After her initial job at Lemming, she went on to work as a junior creative producer for a number of other companies, and a major lesson that she took from that time in her career was that “running a production company is, in a sense, a deeply personal thing.” In that, she understood that to do so, you need to be acutely aware of both your strengths and weaknesses, as well as visions and unique qualities. “Now, eleven years in, I think I am more aware of what I should focus on, and of the things that will always continue to be blind spots and with which I need help and guidance,” she says. “I know what kind of work fits my slate and what doesn’t. And I know and appreciate that every production company has its own style, identity, and method, and we are lucky to have a very diverse group of competitors.”
Looking at her most notable work, Guusje explains that ‘I Don’t Wanna Dance’, in which an aspiring young dancer is torn between his destructive relationship with his mother and his own happiness, is extremely dear to her heart. Starting as a documentary that she made with her husband Flynn von Kleist, the project researched young children who had a special relationship with music. “Yfendo stood out immediately,” Guusje adds. “Flynn and him bonded over many things, but mostly over Yfendo’s tumultuous relationship with his mother. As we were finishing the documentary, Flynn indicated that he wasn’t done with Yfendo’s story, and he wanted to make a feature about his life.” Following that, the duo asked Yfendo and his mother if they wanted to collaborate. “What followed was two very intense years, in which Jeroen Scholten van Aschat, Flynn and I tried to write a scenario about a real life unfolding in front of us. Every time the story got ahead of reality, reality would take a turn we couldn’t have imagined.”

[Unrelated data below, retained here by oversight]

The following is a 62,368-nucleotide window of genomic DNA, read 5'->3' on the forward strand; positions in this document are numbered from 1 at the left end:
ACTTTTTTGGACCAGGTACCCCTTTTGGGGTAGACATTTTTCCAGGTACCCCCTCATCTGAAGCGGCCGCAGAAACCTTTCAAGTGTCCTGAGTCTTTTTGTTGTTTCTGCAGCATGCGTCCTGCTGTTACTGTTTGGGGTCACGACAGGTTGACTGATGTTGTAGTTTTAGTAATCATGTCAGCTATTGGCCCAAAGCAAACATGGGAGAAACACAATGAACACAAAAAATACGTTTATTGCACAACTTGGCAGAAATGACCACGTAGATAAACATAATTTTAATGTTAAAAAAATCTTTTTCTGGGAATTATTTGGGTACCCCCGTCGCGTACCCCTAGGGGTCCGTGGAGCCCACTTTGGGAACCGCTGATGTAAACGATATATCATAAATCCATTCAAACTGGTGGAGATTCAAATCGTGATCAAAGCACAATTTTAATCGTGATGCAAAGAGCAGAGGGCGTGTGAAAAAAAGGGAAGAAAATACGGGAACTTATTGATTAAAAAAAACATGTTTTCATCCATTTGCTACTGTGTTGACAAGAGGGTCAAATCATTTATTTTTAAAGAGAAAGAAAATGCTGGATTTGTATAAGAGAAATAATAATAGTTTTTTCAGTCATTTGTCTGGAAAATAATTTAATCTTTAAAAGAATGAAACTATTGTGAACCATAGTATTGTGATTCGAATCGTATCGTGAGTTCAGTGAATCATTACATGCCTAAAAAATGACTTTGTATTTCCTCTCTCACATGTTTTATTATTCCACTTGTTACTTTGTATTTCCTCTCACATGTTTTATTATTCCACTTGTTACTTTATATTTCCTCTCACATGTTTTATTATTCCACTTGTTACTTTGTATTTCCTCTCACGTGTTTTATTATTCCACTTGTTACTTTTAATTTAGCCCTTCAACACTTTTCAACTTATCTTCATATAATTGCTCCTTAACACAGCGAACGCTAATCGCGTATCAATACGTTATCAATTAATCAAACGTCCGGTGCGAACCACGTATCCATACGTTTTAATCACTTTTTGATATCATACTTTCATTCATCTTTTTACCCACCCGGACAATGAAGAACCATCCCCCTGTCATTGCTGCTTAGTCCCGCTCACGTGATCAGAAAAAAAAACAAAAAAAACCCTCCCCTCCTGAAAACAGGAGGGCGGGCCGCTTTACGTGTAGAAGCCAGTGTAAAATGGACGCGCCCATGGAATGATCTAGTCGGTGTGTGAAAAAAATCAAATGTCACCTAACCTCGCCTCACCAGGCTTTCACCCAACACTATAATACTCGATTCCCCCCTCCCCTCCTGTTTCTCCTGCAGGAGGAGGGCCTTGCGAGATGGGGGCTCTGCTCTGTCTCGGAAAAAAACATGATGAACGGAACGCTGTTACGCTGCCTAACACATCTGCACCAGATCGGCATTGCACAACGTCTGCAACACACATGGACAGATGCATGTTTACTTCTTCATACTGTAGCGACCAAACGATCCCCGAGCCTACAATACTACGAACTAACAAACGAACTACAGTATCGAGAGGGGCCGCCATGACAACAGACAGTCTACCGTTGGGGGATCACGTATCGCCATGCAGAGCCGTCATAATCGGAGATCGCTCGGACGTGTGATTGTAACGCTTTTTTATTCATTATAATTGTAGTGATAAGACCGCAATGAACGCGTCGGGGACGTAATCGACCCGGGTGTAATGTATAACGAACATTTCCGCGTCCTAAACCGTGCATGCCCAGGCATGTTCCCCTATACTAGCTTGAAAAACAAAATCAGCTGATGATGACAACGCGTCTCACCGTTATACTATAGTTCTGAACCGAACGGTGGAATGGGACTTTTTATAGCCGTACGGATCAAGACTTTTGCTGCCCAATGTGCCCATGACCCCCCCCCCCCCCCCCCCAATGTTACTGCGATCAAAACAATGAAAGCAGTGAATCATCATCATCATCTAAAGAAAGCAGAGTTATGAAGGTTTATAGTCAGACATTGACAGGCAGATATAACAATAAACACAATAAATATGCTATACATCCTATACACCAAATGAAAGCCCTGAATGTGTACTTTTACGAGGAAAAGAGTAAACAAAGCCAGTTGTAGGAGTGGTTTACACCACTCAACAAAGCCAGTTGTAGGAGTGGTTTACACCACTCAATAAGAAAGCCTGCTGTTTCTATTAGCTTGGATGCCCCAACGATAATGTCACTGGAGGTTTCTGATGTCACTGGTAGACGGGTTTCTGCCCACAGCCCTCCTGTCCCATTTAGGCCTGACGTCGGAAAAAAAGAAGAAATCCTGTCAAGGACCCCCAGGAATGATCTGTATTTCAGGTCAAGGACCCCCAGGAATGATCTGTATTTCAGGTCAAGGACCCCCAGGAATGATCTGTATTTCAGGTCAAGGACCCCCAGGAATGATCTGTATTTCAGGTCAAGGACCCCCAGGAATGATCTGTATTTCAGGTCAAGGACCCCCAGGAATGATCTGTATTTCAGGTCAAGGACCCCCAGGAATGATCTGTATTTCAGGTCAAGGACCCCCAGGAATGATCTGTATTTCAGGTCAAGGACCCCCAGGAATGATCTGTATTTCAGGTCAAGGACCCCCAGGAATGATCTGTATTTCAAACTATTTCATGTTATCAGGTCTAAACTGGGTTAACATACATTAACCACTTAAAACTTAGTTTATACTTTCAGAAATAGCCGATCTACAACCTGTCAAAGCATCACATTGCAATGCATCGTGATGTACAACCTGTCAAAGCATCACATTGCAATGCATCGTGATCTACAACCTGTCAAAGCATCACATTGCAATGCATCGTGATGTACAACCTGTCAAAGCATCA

(Still from 'I Don’t Wanna Dance')
In the process, Guusje and her team grew closer to Yfendo and his mother. At that time, Guusje and Flynn had a baby, and Yfendo started high school while subsequently losing his family home. Shortly after, they lost Yfendo for a while, but when he finally found his way back to them, he moved into their house and they completed the film together. Guusje says, “The day we showed it to his family, I felt such an overwhelming pride radiating from everyone in the cinema. Pride of Yfendo, and of us as an unlikely group of people who together had succeeded in doing the seemingly impossible - telling life as it was for Yfendo and his family. Although it was a tough and risky process, and Yfendo’s family is still fighting many demons as we speak, when I think about the film I feel deep love and victory that I know we all share.”
On the other hand, ‘De Libi’, which won a Golden Calf for best screenplay, feels to Guusje like a ‘summer breeze’. Although she started off with the expectation of it being a challenging project, when Guusje started making it with Jeroen and Shady, it immediately felt right. “It just puts a smile on my face. Somehow we, the project, had wings. Looking back, it taught me that we were right to focus on the things we knew were essential. We understood that the essence of the film was joy, youth, banter, bravado, and why we wanted to communicate that essence,” she says. Another aspect of which she’s proud is that the ‘impossible budget’ of only €600.000 never got in the way of the team communicating that essence exactly how it needed to be communicated. “We were right to trust our instincts and each other, and if we continue to do that and work hard, we can do great things,” says Guusje.